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Mueller to lead election probe

Profile image for Eric Tucker and Sadie Gurman
Eric Tucker and Sadie Gurman, Associated Press

WASHINGTON -- The Justice Department on Wednesday appointed former FBI Director Robert Mueller as a special counsel to oversee a federal investigation into potential coordination between Russia and Donald Trump's campaign during the 2016 presidential election.

"I accept this responsibility and will discharge it to the best of my ability," Mueller said in a brief statement.

In a statement released by the White House, Trump said: "As I have stated many times, a thorough investigation will confirm what we already know -- there was no collusion between my campaign and any foreign entity. I look forward to this matter concluding quickly."

The appointment gives Mueller, who led the FBI through the Sept. 11 terrorist attacks and served under presidential administrations of both parties, sweeping powers to investigate whether Trump campaign associates colluded with the Kremlin to influence the outcome in his behalf, as well as the authority to prosecute any crimes uncovered during the probe.

The broad mandate, beyond any specific Trump-Russia connection, also covers "any matters that arose or may arise directly from the investigation" -- suggesting Mueller could explore the circumstances of the firing last week of FBI Director James Comey as well as a memo that Comey drafted to chronicle a February conversation with the president.

Deputy Attorney General Rod Rosenstein, facing scathing criticism for authoring a memo that preceded Comey's firing, said in a statement that Mueller's appointment was "necessary in order for the American people to have full confidence in the outcome."

"What I have determined is that based upon the unique circumstances, the public interest requires me to place this investigation into the authority of a person who exercises a degree of independence from the normal chain of command," Rosenstein said in a statement.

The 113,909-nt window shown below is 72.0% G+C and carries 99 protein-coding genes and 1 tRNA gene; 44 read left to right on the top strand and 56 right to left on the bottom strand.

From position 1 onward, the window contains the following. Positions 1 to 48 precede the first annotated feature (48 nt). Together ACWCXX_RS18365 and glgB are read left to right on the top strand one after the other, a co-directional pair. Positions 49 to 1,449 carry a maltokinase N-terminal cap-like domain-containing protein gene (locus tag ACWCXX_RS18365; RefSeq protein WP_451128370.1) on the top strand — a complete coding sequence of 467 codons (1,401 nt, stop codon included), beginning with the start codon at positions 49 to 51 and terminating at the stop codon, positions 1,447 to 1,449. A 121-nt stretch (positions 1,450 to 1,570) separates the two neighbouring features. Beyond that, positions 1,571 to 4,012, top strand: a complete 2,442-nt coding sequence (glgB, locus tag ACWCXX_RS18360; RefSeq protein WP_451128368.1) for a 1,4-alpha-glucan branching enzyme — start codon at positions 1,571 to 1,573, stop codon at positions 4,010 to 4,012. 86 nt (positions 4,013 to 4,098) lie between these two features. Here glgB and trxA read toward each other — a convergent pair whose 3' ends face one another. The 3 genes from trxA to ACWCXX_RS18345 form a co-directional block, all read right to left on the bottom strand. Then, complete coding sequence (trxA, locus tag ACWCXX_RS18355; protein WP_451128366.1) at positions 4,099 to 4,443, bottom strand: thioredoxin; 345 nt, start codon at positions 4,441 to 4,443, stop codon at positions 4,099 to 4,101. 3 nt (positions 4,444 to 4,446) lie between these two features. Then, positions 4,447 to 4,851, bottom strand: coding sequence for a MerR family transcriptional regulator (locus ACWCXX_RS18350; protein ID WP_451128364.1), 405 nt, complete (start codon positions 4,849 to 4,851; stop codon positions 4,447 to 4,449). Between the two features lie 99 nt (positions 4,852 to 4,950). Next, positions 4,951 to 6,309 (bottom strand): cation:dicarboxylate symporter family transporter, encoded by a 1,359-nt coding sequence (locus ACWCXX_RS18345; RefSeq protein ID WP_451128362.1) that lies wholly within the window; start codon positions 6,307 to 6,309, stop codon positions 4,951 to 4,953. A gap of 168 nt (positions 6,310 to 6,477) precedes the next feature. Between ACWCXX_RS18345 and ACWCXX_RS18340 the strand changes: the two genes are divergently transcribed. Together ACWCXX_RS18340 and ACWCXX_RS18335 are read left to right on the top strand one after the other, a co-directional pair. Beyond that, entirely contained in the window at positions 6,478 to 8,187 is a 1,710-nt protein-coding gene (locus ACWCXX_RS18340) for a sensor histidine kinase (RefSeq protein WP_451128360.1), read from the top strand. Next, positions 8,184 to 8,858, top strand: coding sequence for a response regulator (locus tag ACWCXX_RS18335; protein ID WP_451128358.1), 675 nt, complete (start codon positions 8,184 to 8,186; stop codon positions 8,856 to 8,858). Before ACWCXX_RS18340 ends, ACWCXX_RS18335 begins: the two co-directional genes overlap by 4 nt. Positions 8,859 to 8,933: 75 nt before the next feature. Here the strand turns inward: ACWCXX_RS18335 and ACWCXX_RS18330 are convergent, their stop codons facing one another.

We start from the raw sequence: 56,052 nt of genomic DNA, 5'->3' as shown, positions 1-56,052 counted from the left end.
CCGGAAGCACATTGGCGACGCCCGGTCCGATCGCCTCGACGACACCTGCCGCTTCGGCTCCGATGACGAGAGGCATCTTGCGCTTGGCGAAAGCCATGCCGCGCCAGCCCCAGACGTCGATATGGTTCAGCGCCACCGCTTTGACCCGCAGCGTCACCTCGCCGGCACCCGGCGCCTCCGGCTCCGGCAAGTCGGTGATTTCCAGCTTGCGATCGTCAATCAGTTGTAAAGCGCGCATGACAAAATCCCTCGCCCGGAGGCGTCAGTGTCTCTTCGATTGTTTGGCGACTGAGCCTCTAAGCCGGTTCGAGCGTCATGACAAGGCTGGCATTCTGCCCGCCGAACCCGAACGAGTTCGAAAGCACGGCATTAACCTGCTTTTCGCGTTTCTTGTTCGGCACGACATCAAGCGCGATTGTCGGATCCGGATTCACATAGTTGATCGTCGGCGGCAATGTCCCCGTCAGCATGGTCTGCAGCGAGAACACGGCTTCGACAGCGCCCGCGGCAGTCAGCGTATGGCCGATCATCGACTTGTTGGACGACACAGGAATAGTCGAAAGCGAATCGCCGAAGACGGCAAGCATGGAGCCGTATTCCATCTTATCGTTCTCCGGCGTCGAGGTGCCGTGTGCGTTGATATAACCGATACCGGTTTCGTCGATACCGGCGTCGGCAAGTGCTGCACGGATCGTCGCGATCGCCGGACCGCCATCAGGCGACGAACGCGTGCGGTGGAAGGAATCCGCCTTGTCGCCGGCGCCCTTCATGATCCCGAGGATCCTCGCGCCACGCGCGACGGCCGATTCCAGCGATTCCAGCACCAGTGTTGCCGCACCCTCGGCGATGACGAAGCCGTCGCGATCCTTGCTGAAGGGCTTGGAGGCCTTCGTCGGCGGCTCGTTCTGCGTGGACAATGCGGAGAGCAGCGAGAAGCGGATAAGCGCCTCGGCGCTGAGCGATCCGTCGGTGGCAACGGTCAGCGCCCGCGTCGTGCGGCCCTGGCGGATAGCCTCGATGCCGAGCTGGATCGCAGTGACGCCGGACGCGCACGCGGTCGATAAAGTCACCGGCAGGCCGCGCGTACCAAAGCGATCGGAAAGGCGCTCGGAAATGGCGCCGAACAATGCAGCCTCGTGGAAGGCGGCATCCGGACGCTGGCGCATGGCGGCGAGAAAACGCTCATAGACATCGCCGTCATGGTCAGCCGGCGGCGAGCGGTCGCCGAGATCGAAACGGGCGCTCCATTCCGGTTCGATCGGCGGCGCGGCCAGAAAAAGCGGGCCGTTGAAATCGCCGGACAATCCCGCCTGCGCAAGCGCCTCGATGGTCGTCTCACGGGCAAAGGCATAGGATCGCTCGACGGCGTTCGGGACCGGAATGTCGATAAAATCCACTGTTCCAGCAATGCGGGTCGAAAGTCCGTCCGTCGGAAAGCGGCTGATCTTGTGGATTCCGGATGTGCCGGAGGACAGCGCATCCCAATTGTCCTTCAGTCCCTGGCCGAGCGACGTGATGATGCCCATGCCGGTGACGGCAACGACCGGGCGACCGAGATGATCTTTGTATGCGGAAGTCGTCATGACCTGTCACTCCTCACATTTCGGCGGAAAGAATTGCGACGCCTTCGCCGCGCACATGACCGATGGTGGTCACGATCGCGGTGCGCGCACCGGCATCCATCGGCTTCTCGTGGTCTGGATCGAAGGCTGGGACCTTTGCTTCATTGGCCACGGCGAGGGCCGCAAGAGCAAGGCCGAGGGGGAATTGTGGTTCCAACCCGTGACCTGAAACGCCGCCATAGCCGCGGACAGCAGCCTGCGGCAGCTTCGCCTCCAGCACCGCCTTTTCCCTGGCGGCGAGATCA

The appointment came amid a growing Democratic outcry for someone outside the Justice Department to handle the politically charged investigation.

It followed the revelation Tuesday that fired Comey had written in a memo that Trump, in a February meeting in the Oval Office, had asked him to end an investigation into former national security adviser Michael Flynn. The White House has denied that account.

Lawmakers of both parties praised the announcement, with Sen. Dianne Feinstein, the top Judiciary Committee Democrat, saying there was "no better person who could be asked to perform this function."

"He is respected, he is talented and he has the knowledge and ability to do the right thing," she said in a statement.

Sen. Richard Burr, a North Carolina Republican and chairman of the Senate intelligence committee, called the appointment a "good decision."

"By having somebody like Bob Mueller head whatever investigation assures the American people that there's no undue influence, be it here, be it at the other end of Independence Avenue or within the Justice Department or FBI," said Burr, whose committee has been conducting its own investigation into Russia's election interference and possible ties with the Trump campaign.

Mueller, a former federal prosecutor at the Justice Department, was confirmed as FBI director days before the 9/11 attacks that would ultimately shape his tenure. The FBI's counterterrorism mission was elevated in those years, as the U.S. intelligence agencies' structure was changed to better position America to prevent another attack of that magnitude. He was so valued that President Barack Obama asked him to stay on two years longer than his 10-year term.

He was succeeded by Comey, who was fired May 9. The White House initially cited a Justice Department memo that criticized his handling of the Hillary Clinton email investigation, but Trump has since expressed frustration with "this Russia thing" and said he had already been thinking about dismissing Comey.

FEATURED PHOTO:  In this 2013 photo, former FBI Director Robert Mueller testifies on Capitol Hill in Washington. (J. Scott Applewhite/AP)